Take the 2-minute tour ×
Stack Overflow is a question and answer site for professional and enthusiast programmers. It's 100% free, no registration required.

For example see the following

http://www.artima.com/pins1ed/functional-objects.html

The code uses

val oneHalf = new Rational(1, 2) 

Is there a way to do something like

val oneHalf: Rational = 1/2
share|improve this question
    
I know your example is just pseudocode but I like it! In order to make that work, one would overload the / operator on Ints to return Rational objects instead of Ints. That would be interesting! –  Ray Toal Jul 9 '11 at 3:05

2 Answers 2

up vote 7 down vote accepted

I would recommend using some other operator (say \) for your Rational literal, as / is already defined on all numeric types as a division operation.

scala> case class Rational(num: Int, den: Int) {
     |   override def toString = num + " \\ " + den
     | }
defined class Rational

scala> implicit def rationalLiteral(num: Int) = new {
     |   def \(den: Int) = Rational(num, den)
     | }
rationalLiteral: (num: Int)java.lang.Object{def \(den: Int): Rational}

scala> val oneHalf = 1 \ 2
oneHalf: Rational = 1 \ 2
share|improve this answer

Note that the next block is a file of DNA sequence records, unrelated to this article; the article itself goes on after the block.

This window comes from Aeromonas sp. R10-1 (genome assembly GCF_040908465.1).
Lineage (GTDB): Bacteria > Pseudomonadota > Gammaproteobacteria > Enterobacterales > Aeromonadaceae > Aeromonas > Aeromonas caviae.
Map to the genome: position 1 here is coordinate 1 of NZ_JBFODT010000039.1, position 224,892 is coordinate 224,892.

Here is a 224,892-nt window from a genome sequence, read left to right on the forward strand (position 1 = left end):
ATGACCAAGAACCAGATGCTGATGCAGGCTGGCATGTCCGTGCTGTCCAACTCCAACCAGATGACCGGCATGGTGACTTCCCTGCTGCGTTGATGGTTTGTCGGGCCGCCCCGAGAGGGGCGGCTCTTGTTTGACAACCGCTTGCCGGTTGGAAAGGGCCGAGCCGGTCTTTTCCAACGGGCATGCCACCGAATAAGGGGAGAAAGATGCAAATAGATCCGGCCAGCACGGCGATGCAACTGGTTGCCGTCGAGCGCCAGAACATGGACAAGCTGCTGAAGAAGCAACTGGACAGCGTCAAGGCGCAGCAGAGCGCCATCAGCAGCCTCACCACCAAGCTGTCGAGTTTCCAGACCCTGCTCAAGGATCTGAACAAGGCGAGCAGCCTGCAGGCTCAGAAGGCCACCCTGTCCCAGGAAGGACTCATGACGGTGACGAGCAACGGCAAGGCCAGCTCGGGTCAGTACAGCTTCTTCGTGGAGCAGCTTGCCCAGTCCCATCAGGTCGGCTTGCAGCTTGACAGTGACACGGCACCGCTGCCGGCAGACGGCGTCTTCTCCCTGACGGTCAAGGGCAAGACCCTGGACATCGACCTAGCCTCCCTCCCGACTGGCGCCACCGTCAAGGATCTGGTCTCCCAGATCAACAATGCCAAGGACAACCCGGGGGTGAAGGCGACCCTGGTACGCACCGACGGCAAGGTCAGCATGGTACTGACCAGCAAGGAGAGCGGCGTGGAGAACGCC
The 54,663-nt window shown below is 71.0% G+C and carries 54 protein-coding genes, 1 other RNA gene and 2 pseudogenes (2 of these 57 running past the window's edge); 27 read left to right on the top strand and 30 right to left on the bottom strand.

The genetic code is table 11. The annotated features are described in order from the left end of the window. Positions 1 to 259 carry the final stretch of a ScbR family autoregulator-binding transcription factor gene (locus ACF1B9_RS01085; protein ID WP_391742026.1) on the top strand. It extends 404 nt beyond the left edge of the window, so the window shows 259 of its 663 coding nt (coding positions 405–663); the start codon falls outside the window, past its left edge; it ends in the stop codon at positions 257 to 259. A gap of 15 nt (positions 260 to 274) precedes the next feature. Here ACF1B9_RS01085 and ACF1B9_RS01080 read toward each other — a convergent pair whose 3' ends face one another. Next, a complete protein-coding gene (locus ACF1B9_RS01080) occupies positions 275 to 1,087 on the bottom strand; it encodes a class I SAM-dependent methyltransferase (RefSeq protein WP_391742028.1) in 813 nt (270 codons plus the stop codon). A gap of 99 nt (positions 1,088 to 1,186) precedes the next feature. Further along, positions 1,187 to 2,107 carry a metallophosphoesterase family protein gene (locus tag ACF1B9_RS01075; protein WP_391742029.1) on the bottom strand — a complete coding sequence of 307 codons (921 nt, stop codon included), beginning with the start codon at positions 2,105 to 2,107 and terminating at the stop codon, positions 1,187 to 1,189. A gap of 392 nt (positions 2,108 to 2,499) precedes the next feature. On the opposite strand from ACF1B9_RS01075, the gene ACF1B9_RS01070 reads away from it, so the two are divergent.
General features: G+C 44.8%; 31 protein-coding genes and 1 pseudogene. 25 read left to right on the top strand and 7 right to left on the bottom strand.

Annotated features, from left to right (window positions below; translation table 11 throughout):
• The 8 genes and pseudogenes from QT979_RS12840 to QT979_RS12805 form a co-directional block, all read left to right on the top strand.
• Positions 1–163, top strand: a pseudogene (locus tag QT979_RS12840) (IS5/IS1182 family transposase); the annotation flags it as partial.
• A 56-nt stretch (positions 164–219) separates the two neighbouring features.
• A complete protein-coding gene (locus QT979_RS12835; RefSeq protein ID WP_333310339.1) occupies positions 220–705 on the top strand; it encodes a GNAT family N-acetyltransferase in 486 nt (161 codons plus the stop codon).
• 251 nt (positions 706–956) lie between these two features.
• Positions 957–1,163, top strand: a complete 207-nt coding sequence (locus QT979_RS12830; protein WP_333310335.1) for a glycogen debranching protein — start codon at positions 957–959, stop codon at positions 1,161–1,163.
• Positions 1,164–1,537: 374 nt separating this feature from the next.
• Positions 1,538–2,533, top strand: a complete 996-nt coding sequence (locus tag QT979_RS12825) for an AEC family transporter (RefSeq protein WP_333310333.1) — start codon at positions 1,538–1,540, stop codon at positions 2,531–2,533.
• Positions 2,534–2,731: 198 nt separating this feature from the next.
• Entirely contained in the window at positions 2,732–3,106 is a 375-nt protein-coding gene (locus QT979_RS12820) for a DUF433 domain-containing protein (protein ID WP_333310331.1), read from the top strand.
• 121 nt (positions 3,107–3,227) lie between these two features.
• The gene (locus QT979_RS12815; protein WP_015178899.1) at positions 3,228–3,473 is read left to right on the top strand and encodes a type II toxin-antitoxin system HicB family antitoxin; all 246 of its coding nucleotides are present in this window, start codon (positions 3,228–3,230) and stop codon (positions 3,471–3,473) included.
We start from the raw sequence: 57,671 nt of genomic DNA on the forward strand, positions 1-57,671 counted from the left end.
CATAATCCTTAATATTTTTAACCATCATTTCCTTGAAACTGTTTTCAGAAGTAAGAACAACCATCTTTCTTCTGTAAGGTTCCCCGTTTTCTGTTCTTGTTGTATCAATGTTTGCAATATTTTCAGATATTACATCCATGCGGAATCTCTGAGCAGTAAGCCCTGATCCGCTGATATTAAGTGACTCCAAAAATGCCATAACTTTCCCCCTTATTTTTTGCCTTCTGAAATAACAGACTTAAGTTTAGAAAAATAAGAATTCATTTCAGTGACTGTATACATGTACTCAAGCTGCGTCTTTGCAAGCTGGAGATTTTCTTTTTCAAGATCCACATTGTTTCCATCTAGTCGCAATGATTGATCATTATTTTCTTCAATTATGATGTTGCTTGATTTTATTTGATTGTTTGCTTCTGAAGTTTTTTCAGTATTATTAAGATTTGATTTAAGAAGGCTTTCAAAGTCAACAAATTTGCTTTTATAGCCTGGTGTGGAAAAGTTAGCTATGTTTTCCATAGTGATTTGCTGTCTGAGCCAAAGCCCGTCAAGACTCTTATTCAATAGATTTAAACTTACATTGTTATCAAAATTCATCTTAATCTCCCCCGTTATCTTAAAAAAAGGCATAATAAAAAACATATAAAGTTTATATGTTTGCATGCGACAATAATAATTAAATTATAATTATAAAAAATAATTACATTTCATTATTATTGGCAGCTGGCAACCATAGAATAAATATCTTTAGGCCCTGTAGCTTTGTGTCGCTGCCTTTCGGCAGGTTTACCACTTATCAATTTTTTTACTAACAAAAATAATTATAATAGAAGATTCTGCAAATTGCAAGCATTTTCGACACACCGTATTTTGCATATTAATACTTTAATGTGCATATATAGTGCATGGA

1  
How about ÷ ('\u00f7')? Otherwise \ makes it seems like 2 is over 1. –  huynhjl Jul 9 '11 at 3:45

I'm going to steal MissingFaktor's answer, but change it up slightly.

case class Rational(num: Int, den: Int) {
  def /(d2: Int) = Rational(num, den * d2)    
}

object Rational {
  implicit def rationalWhole(num: Int) = new {
    def r = Rational(num, 1)
  }
}

Then you can do something like this, which I think is a little nicer than using the backslash, and more consistent since you'll want to define all the usual numeric operators on Rational anyway:

scala> 1.r / 2
res0: Rational = Rational(1,2)
share|improve this answer

Your Answer

 
discard

By posting your answer, you agree to the privacy policy and terms of service.

Not the answer you're looking for? Browse other questions tagged or ask your own question.